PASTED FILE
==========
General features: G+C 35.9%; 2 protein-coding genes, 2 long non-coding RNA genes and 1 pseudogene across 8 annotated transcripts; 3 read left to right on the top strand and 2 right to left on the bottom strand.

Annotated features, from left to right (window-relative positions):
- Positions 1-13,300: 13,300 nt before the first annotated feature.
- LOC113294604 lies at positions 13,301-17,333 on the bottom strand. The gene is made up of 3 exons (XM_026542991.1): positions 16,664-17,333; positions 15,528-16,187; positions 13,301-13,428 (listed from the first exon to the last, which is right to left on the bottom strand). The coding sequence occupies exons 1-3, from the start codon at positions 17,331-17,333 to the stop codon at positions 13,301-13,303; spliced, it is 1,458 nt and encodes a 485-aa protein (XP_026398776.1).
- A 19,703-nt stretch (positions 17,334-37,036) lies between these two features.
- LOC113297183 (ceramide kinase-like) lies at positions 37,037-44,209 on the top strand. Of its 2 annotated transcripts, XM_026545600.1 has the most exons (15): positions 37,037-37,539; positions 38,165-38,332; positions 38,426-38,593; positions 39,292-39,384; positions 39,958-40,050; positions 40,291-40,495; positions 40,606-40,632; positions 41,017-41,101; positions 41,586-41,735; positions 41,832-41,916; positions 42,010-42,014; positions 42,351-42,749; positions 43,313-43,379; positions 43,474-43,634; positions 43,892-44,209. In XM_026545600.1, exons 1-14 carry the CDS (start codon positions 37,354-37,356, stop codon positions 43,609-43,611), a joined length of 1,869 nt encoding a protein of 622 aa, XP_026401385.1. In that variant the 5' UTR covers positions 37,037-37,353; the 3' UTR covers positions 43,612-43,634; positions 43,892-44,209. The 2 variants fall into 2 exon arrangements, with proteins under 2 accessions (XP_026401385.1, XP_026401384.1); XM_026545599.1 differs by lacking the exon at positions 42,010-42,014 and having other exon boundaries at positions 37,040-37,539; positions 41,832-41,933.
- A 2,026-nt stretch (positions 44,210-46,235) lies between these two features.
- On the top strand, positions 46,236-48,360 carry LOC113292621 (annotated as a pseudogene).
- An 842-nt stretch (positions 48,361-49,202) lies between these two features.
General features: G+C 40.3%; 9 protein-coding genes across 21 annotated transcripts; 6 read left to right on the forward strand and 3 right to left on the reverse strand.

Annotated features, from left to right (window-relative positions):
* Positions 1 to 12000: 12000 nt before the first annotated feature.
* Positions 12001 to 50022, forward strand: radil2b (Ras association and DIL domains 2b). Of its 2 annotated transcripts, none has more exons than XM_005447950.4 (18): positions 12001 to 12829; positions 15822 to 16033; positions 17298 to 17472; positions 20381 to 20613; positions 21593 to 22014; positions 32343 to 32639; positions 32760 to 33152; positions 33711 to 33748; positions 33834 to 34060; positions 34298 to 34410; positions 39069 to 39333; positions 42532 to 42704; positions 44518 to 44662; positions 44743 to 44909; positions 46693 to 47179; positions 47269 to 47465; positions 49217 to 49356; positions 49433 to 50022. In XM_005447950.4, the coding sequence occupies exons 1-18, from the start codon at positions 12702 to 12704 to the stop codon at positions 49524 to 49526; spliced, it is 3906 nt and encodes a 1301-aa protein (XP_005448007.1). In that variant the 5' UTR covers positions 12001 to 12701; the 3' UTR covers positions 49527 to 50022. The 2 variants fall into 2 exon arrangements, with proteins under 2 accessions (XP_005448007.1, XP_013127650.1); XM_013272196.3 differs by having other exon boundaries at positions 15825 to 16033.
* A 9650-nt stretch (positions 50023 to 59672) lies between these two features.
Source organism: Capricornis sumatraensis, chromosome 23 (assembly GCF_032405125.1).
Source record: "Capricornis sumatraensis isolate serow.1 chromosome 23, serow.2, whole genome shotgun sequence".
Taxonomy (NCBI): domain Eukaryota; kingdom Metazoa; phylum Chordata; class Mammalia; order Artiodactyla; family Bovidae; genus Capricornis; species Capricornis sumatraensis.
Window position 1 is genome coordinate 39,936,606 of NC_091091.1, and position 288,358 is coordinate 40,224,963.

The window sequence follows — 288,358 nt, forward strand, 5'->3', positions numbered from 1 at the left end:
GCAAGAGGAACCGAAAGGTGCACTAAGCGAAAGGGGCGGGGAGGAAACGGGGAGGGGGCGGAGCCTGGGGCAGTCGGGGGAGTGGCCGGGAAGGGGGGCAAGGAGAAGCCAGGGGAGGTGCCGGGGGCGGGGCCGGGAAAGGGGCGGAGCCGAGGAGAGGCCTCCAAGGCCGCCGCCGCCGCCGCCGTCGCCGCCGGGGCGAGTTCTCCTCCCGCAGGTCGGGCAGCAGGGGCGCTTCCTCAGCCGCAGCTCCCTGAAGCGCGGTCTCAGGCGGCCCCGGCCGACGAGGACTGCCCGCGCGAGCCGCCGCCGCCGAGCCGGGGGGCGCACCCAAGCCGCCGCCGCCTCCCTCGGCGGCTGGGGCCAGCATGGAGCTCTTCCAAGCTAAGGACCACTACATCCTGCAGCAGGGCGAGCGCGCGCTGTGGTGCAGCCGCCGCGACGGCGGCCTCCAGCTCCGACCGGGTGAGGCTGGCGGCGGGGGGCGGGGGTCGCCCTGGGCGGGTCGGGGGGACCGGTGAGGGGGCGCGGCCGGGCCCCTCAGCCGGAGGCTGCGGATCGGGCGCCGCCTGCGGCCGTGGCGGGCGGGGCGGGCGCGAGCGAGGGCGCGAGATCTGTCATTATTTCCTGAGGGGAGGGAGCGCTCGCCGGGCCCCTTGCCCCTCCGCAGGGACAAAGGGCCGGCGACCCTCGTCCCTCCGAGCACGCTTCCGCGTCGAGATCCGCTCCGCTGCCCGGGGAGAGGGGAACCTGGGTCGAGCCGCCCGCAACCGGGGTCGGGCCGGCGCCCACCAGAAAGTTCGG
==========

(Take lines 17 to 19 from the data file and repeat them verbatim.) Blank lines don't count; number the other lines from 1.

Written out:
Taxonomy (NCBI): domain Eukaryota; kingdom Metazoa; phylum Chordata; class Mammalia; order Artiodactyla; family Bovidae; genus Capricornis; species Capricornis sumatraensis.
Window position 1 is genome coordinate 39,936,606 of NC_091091.1, and position 288,358 is coordinate 40,224,963.

The window sequence follows — 288,358 nt, forward strand, 5'->3', positions numbered from 1 at the left end: